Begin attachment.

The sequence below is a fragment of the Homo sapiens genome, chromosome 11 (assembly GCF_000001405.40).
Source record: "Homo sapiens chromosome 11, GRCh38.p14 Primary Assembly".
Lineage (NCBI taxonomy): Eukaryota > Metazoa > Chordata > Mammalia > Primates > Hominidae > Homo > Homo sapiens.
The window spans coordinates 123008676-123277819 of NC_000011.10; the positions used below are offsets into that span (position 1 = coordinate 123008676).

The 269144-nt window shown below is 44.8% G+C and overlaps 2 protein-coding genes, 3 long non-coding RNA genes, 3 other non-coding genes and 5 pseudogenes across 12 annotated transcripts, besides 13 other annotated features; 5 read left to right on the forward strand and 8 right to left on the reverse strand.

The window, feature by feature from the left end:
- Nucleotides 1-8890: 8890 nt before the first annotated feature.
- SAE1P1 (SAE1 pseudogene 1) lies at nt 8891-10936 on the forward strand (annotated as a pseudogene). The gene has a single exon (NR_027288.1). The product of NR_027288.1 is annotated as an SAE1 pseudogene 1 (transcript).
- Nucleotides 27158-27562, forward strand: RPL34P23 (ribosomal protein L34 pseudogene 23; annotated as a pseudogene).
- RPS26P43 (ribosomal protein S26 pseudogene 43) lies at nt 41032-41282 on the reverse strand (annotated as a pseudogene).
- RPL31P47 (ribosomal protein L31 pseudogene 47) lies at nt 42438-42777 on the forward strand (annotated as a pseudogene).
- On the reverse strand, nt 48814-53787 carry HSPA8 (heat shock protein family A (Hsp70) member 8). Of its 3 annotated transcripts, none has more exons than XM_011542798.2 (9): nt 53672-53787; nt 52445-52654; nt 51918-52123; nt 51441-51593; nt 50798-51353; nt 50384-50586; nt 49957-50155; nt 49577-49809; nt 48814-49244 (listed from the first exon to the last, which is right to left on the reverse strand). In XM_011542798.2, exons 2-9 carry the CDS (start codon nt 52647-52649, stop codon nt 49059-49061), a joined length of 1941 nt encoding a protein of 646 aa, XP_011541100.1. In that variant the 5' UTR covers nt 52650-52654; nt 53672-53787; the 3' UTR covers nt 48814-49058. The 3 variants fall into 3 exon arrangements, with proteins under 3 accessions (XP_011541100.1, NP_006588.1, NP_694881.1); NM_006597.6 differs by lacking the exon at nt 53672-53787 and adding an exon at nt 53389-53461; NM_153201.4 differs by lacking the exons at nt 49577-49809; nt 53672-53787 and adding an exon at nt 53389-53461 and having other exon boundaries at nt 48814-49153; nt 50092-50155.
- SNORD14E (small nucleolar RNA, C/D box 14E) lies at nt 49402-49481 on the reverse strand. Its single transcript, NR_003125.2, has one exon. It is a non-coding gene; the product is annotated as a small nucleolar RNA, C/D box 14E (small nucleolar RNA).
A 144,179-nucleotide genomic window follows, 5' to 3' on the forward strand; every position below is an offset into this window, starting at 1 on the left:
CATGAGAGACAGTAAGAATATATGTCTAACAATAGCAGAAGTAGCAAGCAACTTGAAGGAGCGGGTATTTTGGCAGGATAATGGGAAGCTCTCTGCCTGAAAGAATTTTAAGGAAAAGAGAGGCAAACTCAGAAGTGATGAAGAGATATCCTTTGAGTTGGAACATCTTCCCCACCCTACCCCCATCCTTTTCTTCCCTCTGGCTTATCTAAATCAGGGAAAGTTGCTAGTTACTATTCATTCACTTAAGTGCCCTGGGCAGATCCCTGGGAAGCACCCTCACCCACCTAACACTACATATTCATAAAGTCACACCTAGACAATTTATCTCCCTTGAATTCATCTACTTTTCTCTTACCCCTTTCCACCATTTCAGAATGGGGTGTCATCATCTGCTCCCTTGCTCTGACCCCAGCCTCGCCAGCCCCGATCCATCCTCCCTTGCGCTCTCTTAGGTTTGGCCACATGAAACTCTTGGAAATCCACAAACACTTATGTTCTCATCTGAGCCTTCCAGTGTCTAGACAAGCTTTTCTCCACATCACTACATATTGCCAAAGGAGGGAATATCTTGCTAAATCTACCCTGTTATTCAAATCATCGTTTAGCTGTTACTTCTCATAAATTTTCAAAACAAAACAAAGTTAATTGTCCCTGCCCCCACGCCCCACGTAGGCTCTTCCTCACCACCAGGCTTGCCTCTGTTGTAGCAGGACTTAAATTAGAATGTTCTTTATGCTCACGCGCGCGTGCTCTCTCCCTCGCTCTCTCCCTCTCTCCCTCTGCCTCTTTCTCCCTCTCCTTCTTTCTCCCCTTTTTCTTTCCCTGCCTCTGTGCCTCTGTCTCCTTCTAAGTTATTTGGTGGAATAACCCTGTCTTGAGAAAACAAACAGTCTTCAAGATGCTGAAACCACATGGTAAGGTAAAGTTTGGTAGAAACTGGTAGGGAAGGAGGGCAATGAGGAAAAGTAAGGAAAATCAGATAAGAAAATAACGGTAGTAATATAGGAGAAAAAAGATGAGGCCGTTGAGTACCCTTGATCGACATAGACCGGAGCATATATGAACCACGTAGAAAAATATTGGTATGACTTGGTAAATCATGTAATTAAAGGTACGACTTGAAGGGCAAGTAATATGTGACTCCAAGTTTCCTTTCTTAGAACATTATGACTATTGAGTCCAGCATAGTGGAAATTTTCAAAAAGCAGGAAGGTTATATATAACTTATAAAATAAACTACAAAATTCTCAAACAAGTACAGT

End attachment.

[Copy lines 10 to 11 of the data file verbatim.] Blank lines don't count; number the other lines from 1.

- RPS26P43 (ribosomal protein S26 pseudogene 43) lies at nt 41032-41282 on the reverse strand (annotated as a pseudogene).
- RPL31P47 (ribosomal protein L31 pseudogene 47) lies at nt 42438-42777 on the forward strand (annotated as a pseudogene).